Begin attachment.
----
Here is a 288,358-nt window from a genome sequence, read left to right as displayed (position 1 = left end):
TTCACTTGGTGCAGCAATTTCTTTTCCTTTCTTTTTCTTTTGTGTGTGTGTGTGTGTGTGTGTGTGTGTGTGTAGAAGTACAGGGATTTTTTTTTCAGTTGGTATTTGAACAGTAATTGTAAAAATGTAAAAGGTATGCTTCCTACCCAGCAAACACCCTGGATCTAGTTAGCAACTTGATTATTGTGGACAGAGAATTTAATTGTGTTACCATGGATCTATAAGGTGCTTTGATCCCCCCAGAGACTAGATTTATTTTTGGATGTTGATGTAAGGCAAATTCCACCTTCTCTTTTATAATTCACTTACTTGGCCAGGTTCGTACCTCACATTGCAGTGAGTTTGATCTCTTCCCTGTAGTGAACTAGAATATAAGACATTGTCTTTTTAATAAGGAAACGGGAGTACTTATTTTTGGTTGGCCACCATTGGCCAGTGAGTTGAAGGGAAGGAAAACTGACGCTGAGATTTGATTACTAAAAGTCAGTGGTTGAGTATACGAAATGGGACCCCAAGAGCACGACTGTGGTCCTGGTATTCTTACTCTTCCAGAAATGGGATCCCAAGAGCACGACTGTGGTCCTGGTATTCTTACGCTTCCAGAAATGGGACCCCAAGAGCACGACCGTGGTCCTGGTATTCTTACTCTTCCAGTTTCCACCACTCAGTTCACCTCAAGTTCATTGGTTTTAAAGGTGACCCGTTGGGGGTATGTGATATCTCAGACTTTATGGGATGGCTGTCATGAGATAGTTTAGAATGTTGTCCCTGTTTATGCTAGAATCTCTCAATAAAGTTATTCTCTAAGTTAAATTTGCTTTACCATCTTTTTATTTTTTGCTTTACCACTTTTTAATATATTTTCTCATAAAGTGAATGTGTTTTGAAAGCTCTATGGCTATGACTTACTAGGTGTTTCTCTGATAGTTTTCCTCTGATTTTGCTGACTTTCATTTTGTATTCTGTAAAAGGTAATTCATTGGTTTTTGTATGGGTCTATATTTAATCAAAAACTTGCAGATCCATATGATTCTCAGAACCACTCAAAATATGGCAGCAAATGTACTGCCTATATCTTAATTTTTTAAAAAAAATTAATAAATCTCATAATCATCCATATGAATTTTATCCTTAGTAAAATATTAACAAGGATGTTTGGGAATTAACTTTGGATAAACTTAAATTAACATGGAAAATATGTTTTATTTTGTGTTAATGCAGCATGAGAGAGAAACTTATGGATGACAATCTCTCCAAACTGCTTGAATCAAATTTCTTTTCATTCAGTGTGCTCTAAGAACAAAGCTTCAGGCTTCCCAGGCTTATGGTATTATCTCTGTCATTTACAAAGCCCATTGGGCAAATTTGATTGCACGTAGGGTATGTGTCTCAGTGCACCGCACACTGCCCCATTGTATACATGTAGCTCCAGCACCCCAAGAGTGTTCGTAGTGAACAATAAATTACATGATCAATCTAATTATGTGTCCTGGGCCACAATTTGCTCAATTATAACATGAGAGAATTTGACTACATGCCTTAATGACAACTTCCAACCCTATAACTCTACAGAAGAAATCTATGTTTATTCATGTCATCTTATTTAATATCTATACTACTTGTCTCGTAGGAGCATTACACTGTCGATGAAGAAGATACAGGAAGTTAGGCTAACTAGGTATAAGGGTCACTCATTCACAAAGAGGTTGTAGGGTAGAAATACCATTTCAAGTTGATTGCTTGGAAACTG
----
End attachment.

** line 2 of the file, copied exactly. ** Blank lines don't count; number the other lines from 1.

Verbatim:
TTCACTTGGTGCAGCAATTTCTTTTCCTTTCTTTTTCTTTTGTGTGTGTGTGTGTGTGTGTGTGTGTGTGTGTAGAAGTACAGGGATTTTTTTTTCAGTTGGTATTTGAACAGTAATTGTAAAAATGTAAAAGGTATGCTTCCTACCCAGCAAACACCCTGGATCTAGTTAGCAACTTGATTATTGTGGACAGAGAATTTAATTGTGTTACCATGGATCTATAAGGTGCTTTGATCCCCCCAGAGACTAGATTTATTTTTGGATGTTGATGTAAGGCAAATTCCACCTTCTCTTTTATAATTCACTTACTTGGCCAGGTTCGTACCTCACATTGCAGTGAGTTTGATCTCTTCCCTGTAGTGAACTAGAATATAAGACATTGTCTTTTTAATAAGGAAACGGGAGTACTTATTTTTGGTTGGCCACCATTGGCCAGTGAGTTGAAGGGAAGGAAAACTGACGCTGAGATTTGATTACTAAAAGTCAGTGGTTGAGTATACGAAATGGGACCCCAAGAGCACGACTGTGGTCCTGGTATTCTTACTCTTCCAGAAATGGGATCCCAAGAGCACGACTGTGGTCCTGGTATTCTTACGCTTCCAGAAATGGGACCCCAAGAGCACGACCGTGGTCCTGGTATTCTTACTCTTCCAGTTTCCACCACTCAGTTCACCTCAAGTTCATTGGTTTTAAAGGTGACCCGTTGGGGGTATGTGATATCTCAGACTTTATGGGATGGCTGTCATGAGATAGTTTAGAATGTTGTCCCTGTTTATGCTAGAATCTCTCAATAAAGTTATTCTCTAAGTTAAATTTGCTTTACCATCTTTTTATTTTTTGCTTTACCACTTTTTAATATATTTTCTCATAAAGTGAATGTGTTTTGAAAGCTCTATGGCTATGACTTACTAGGTGTTTCTCTGATAGTTTTCCTCTGATTTTGCTGACTTTCATTTTGTATTCTGTAAAAGGTAATTCATTGGTTTTTGTATGGGTCTATATTTAATCAAAAACTTGCAGATCCATATGATTCTCAGAACCACTCAAAATATGGCAGCAAATGTACTGCCTATATCTTAATTTTTTAAAAAAAATTAATAAATCTCATAATCATCCATATGAATTTTATCCTTAGTAAAATATTAACAAGGATGTTTGGGAATTAACTTTGGATAAACTTAAATTAACATGGAAAATATGTTTTATTTTGTGTTAATGCAGCATGAGAGAGAAACTTATGGATGACAATCTCTCCAAACTGCTTGAATCAAATTTCTTTTCATTCAGTGTGCTCTAAGAACAAAGCTTCAGGCTTCCCAGGCTTATGGTATTATCTCTGTCATTTACAAAGCCCATTGGGCAAATTTGATTGCACGTAGGGTATGTGTCTCAGTGCACCGCACACTGCCCCATTGTATACATGTAGCTCCAGCACCCCAAGAGTGTTCGTAGTGAACAATAAATTACATGATCAATCTAATTATGTGTCCTGGGCCACAATTTGCTCAATTATAACATGAGAGAATTTGACTACATGCCTTAATGACAACTTCCAACCCTATAACTCTACAGAAGAAATCTATGTTTATTCATGTCATCTTATTTAATATCTATACTACTTGTCTCGTAGGAGCATTACACTGTCGATGAAGAAGATACAGGAAGTTAGGCTAACTAGGTATAAGGGTCACTCATTCACAAAGAGGTTGTAGGGTAGAAATACCATTTCAAGTTGATTGCTTGGAAACTG